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How To Root Lantana From Cuttings

There are two best ways on how to root lantana, and they are from cutting and seeds. Much like the proper way of transplanting lantana, your propagated plants’ survival will depend on your correct techniques. The good news is that this perennial is relatively easy to root, and growing your plants in the greenhouse should guarantee that your plants will grow strong from seeds or be vigorous enough to provide cuttings.

Lantanas are one of the best plants that newbies can grow because they embody the traits that leave no room for error on the gardener’s part. These perennials can tolerate drought, heat, and salt and even attract pollinators to ensure a productive garden. In the greenhouse, pollination will be much easier when you plants like lantana since they encourage bees and butterflies that can do the work for you. 

How To Root Lantana From Cuttings

How To Root Lantana From Cuttings: The Best Way

 

Collect cuttings

Start by taking cuttings from the plants that grow newly in spring or those grow in early summer. This is why if you cut back woody stems each spring, you have many opportunities to propagate lantana from cuttings. And remember that for taking the cuttings, the tips should be 4 inches from the stems. 

Like the propagation of other plants like mums from cuttings, remove the lower leaves, and only leave those at the cutting top. It’s also worth noting that you can use softwood, hardwood, semi-hardwood, and herbaceous when using cuttings for propagation. Softwood cuttings refer to those you take from young stems, while hardwood cuttings are from dormant plants.

Lantanas work well with softwood tip cuttings where you’ll see a terminal bud. Gather the cuttings in the morning because the plants are well-hydrated during this time. However, you can also root lantana using a basal hardwood cutting if you plan on collecting cuttings in the winter. 

You want to use the growth from last season and cut as close to the crown. 

 

Planting

You can use a mixture of peat moss and perlite for planting and put it in a small pot. Moisten the medium and dig a hole in the center at a depth of 2 inches to receive the cutting. Gardeners also recommend coating the lower portion of the cutting with rooting hormone before placing it in the hole.

After planting the cutting, ensure that it stands steadily by firming the starting mix around its base. You can then put your lantana inside a plastic bag and use craft sticks to prevent the bag from contacting the cutting. Since lantanas are generally tough on their own, you can leave the cutting without intervention except when the soil needs watering.

It will take a month or three weeks for the cuttings to root. Once you see the plant growing, you can remove the pot from its bag and put it in the greenhouse’s sunny area. Again, the indoor growing of lantana is more ideal because this will strengthen them until you can transplant the lantanas outdoors.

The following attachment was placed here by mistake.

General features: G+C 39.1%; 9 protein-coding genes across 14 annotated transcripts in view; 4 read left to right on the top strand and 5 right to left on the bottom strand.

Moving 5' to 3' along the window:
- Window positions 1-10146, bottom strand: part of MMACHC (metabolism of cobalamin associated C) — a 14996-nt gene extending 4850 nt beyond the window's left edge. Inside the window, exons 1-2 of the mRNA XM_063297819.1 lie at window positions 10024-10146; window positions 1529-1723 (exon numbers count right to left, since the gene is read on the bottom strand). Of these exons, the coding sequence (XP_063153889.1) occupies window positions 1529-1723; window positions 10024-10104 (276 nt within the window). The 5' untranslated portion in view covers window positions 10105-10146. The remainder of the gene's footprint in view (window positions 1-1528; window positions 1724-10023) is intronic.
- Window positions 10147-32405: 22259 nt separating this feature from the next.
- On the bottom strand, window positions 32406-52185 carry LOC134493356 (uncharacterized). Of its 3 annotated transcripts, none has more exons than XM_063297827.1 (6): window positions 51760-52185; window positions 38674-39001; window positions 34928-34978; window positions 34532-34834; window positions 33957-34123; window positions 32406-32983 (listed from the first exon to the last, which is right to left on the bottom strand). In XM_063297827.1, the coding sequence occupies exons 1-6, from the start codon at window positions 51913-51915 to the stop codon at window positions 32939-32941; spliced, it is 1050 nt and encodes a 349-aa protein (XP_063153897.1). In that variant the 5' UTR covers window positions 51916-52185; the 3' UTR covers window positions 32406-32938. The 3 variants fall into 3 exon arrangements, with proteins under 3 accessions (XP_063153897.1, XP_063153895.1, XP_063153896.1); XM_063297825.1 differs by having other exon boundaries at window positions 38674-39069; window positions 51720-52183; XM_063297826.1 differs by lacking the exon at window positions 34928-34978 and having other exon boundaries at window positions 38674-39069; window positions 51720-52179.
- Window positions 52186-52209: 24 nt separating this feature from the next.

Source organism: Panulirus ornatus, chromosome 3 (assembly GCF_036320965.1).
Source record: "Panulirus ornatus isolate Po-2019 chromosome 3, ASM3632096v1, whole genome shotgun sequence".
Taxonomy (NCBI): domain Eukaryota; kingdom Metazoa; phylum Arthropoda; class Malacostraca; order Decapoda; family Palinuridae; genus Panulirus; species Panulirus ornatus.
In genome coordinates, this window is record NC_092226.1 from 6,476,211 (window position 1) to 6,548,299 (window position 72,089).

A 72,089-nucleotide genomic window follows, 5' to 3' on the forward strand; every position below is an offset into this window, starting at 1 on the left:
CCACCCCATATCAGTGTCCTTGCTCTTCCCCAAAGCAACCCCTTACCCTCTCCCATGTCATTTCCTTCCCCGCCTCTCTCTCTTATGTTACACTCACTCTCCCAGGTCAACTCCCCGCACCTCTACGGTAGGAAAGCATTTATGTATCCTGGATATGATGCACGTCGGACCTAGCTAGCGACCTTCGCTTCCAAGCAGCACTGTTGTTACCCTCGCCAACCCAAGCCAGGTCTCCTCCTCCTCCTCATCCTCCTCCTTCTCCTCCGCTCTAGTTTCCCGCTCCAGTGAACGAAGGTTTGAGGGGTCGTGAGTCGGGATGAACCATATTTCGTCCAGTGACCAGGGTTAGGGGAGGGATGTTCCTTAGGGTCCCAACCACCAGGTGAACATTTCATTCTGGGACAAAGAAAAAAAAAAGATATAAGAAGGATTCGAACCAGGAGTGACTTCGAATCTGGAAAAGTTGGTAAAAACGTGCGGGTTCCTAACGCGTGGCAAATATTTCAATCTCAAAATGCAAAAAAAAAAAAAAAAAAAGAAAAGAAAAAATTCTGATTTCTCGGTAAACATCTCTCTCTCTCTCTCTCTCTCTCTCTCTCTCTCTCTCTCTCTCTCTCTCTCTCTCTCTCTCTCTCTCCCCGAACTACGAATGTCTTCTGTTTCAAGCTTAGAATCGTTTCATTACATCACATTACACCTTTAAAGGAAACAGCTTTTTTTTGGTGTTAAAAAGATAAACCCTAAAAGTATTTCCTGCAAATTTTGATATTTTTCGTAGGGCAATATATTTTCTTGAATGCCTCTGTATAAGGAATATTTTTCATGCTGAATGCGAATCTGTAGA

How To Root Lantana From Seeds

You are probably familiar that some states, especially in the South, consider lantana an invasive species because it spreads aggressively. Lantana’s dropped seeds are the culprit, which is why most gardeners prefer rooting lantanas using cuttings. This will prevent their invasive tendencies because the lantanas that root from cuttings are hybrids that don’t produce seeds.

These sterile lantanas offer various sizes and colors and are even free of berries that are considered toxic. However, if you don’t have existing plants for collecting cuttings, you can start lantanas from seeds and wait for a month or more for germination. The steps are straightforward, and the plants shall survive, given that their environment provides their ideal conditions.

The best way to start lantana seeds is in the greenhouse. Leave them indoors for six to eight weeks before transplanting outdoors to guarantee survival. For planting, soak the seeds to soften their coating and use individual pots with moist starting medium. 

You can place one or two seeds at each pot’s center before covering them with ⅛ inch of soil. To protect the plant from direct sunlight, put the pot in a sealed plastic bag, and maintain temperatures between 70 to 75°F. The soil should also stay moist and if more than one seedling grows, clip the undesirable plant to encourage the growth of the stronger one. 

 

Conclusion

Lantanas are one of the best plants to add to your garden or greenhouse not just for aesthetics, but also because they attract beneficial insects. Therefore, you must know how to root lantana either by cuttings or seeds. For the former, you can use both softwood tip cuttings and basal hardwood cuttings.

Softwood tip cuttings are best when you’re collecting either in spring or summer, while basal hardwood cuttings are ideal if you want to collect cuttings when the plants are dormant in the winter. If you’re going to propagate lantanas from seeds, you have to soak them first before putting the pot in a sealed plastic bag. Whichever propagation method you think is more suitable for you, you’ll be pleased to know that lantanas are generally hardy, and success is easy to achieve.

You can also use a greenhouse for growing your plants to ensure their survival by providing and maintaining their ideal conditions.